Daily Archives: May 12, 2010

A taste of Wichita restaurant changes

WICHITA — In the always-changing world of Wichita restaurants, here’s a few more updates:

Taste of Thai owner Jeff Saysombat is opening a second restaurant Friday, but it won’t have the same name.

Saysombat is opening in the former Bangkok Thai Restaurant space at 2020 S. Rock Road and keeping that same name and menu.

Why open a second restaurant?

“I’m a businessman, just like other people,” he says.

Froggar’s BBQ is opening May 25 in the building that once was Miller’s Bar-B-Que at 13th and Oliver.

“We’ve been doing catering for about a year now,” owner Jeremy Garvin says. “We decided to go ahead and take the next plunge.”

Garvin picked up the Froggar nickname in the Air Force.

“I always had the personality where I would jump first and ask questions later.”

– The d’Sozo vegan restaurant and market at 1812 S. Seneca is going to add cooking classes and a culinary school. Watch for details soon.

– The owners of Louie’s Grill & Bar, which is at Cambridge Market at 21st and Webb Road, may be looking for west-side space. The company isn’t confirming that, but sources say the hunt is ongoing.

Johnathan Goodwin has plans for the Marquee Motorcars space

WICHITA — Johnathan Goodwin has left the building — but not for long.

Goodwin, who is most famous for converting singer Neil Young’s 1959 Lincoln Continental into an electric car, hasn’t been at the Marquee Motorcars building on East Douglas just west of Hillside lately.

He’s working on the LincVolt project and research and development in a much larger building in El Dorado.

Goodwin plans to return to Marquee Motors in the fall, though, when he’ll have a new business venture to announce.

Freddy’s Frozen Custard & Steakburgers and Panera Bread coming to Ridge Road and University

WICHITA — Scott Redler has been searching for additional west-side space for Freddy’s Frozen Custard & Steakburgers for years.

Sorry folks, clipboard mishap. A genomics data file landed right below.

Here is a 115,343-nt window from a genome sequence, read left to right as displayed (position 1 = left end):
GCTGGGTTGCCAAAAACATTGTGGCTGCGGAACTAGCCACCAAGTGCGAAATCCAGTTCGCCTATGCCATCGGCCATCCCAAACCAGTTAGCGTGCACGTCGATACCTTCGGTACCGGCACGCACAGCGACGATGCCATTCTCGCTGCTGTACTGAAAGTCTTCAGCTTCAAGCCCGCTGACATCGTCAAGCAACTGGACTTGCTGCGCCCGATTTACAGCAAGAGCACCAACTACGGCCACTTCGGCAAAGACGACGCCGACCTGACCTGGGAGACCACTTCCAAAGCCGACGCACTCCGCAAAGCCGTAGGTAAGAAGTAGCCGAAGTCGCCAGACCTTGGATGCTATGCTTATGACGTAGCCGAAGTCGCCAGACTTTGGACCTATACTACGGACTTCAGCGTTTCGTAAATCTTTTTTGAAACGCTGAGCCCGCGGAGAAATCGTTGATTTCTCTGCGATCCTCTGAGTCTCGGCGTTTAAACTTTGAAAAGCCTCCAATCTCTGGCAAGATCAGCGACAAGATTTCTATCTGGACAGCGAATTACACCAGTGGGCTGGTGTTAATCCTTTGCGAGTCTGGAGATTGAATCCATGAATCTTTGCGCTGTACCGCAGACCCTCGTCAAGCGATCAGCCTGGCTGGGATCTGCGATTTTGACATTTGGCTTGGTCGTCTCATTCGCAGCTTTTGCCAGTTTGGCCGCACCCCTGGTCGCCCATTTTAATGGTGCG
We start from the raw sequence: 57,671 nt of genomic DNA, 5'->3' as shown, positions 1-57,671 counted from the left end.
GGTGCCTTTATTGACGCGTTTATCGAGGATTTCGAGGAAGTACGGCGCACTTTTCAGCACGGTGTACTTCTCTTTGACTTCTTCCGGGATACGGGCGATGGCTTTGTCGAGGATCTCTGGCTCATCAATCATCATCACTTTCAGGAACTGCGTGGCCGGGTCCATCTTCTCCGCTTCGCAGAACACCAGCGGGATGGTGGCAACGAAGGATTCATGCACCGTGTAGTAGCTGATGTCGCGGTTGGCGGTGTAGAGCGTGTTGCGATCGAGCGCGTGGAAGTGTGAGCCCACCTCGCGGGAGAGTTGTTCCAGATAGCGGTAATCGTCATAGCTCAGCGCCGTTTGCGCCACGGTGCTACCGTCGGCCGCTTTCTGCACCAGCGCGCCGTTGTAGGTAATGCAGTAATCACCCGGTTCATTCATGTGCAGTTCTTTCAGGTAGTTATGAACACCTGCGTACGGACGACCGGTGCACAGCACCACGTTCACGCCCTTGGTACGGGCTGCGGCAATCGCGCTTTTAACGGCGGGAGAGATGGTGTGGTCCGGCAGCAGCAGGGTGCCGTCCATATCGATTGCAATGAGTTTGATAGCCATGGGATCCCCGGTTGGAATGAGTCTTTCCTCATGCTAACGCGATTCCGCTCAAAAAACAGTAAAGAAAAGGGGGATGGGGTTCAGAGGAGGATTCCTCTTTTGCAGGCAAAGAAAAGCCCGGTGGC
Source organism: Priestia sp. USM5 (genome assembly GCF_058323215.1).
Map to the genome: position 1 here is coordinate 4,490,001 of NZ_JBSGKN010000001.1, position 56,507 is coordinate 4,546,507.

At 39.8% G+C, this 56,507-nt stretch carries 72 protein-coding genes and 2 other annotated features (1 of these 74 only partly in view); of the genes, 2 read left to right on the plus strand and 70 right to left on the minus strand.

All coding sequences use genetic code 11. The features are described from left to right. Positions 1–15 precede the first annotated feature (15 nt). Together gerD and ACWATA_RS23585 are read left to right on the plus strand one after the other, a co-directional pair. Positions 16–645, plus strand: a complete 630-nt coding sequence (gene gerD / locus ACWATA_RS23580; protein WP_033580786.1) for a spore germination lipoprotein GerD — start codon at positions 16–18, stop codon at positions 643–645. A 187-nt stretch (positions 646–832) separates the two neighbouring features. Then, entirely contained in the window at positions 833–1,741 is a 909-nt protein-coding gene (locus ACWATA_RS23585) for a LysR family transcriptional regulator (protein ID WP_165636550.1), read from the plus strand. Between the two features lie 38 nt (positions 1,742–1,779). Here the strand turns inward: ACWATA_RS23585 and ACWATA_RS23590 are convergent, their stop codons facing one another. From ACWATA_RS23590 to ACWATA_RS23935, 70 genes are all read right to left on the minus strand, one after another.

His business partner, Randy Simon, has been looking for space for a second west-side Panera Bread.

Now, they’ve found what they need in the same spot.

Redler and Simon finalized a deal today to buy land owned by Leisa Lowry to build at the southeast corner of Ridge Road and University (between Maple and Kellogg) across from Lowe’s.

“We were very fortunate to get this location,” Redler says.

Christian Ablah of Classic Real Estate handled the deal.

Simon had a letter of intent with Ablah five years ago for space near there, but it didn’t work out.

“I’ve always had that area as a priority for us,” Simon says.

He and Redler like that the property is in the heart of a residential area with strong businesses nearby, too. Accessibility to Kellogg was key as well.

The almost 4,300-square-foot Panera will share a wall with the 3,200-square-foot Freddy’s.

“It’ll be conjoined at the hip,” Simon says.

Construction will start soon and the restaurants should be ready to open in about 150 days.

The Freddy’s on 21st near Tyler, which opened in 2002, is the original Freddy’s.

“That restaurant is amazing for us,” Redler says, “and just keeps getting busier and busier.”

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You don’t say

“They go to Hell. You don’t!”

– Entrepreneur Jack DeBoer, speaking at the chamber Small Business Awards lunch today, on dealing with liars and cheaters in business

SMG hires Bothner and Bradley as Intrust Bank Arena consultants

WICHITA — SMG has hired Bothner and Bradley as consultants at Intrust Bank Arena.

“We’re sort of shifting gears,” says Gary Desjardins, regional general manager for SMG, a private company that runs the arena under a contract with Sedgwick County.

“We’re in between GMs, so part of it is just a process of getting feedback from our different constituencies.”

General manager Chris Presson abruptly resigned two weeks ago, citing personal reasons.

Desjardins says he plans to have Bothner and Bradley collect information to share with a new general manager.

“With our clients, they get an opportunity to talk so far about their experience,” Desjardins says.

“For every aspect of what we do in managing the building . . . there’s always room for improvement,” he says. “There’s never a perfect event.”

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